A more recent example of working with women in my career is here on ITworld. Jodie is the Editor in Chief of ITworld, and Amy is the Managing Editor. How it must rankle those who think there aren't enough women in technology that a publication called ITworld is run so well by two women!
Jodie and Amy have both taught me a lot about producing technology tips, and these open source news roundups I do each day. You know you've got a great gig when you find yourself learning new things as you do your job. My thanks to both ladies for their editorial guidance and patience.
You might have noticed that I used a pic of Tux: Warrior Penguin for this article. I picked that image partly because I'm a big fan of the Xena TV show, but also because I think it's a funny way of demonstrating a role model for women in technology.
If you've ever watched the Xena: Warrior Princess show then you'll know that she fought gods, battled monsters, and pretty much did whatever she wanted to do. Oh sure, she got a little carried away from time to time with the sword-swinging (hey, who doesn't want to lop off a few heads now and then), but the gist of it is that she was her own person and she never thought of herself as a victim.
That's the sort of attitude that serves girls and women very well in technology, as well as any other field they are interested in. It's really about having confidence in yourself, and persevering in your career and in your life on your own terms and no one else's.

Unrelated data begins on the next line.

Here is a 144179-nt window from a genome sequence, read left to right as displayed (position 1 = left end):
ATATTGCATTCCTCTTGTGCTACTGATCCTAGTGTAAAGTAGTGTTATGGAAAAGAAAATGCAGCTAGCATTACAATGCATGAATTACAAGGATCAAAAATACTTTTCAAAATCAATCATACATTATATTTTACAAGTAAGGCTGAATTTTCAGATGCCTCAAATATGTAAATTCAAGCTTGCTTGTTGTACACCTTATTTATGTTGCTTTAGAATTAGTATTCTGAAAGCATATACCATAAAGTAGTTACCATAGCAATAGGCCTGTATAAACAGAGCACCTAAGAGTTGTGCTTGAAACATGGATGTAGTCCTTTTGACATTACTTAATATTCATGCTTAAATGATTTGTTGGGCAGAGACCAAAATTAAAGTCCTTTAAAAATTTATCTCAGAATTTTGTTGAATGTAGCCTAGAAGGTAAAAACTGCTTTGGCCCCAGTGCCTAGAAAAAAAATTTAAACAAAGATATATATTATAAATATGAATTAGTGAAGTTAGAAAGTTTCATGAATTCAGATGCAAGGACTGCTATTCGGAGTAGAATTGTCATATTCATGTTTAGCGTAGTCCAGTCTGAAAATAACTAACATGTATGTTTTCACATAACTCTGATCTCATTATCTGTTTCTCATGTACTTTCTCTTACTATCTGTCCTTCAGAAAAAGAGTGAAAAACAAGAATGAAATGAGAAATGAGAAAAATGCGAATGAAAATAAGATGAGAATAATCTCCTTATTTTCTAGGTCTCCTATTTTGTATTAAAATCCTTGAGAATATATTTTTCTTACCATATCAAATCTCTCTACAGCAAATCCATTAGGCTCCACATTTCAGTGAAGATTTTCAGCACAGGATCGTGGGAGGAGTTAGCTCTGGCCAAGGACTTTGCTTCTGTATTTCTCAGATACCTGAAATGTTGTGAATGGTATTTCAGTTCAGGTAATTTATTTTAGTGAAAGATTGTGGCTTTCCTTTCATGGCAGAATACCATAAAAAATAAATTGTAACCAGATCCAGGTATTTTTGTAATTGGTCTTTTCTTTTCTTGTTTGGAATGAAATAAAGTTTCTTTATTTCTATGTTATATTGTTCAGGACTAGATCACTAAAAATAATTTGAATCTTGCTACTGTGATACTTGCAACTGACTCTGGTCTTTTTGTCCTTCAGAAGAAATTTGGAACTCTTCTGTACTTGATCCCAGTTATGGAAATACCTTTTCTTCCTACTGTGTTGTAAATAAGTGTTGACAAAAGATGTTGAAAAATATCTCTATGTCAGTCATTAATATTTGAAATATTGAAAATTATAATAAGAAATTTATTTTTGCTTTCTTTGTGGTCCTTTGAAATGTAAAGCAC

So my recommendation for any young girl or woman is to just jump right into open source software and any other technology field that interests you. Tune out anybody who wants you to adopt a victim mentality. That's not going to get you anywhere. Focus on learning, and build the skill sets necessary to succeed.
Like anybody else, you'll earn the respect of your peers based on your knowledge and performance, not your gender. Consider yourself to be a life-long learner, constantly update your knowledge base, and you will do very well indeed in any technology career.
And be sure to find a good mentor. Your mentor might be a man, or she might be a woman. The person's gender doesn't matter. What does matter is what they can teach you, and what you are willing to learn from them.
Gender only matters if you let it matter.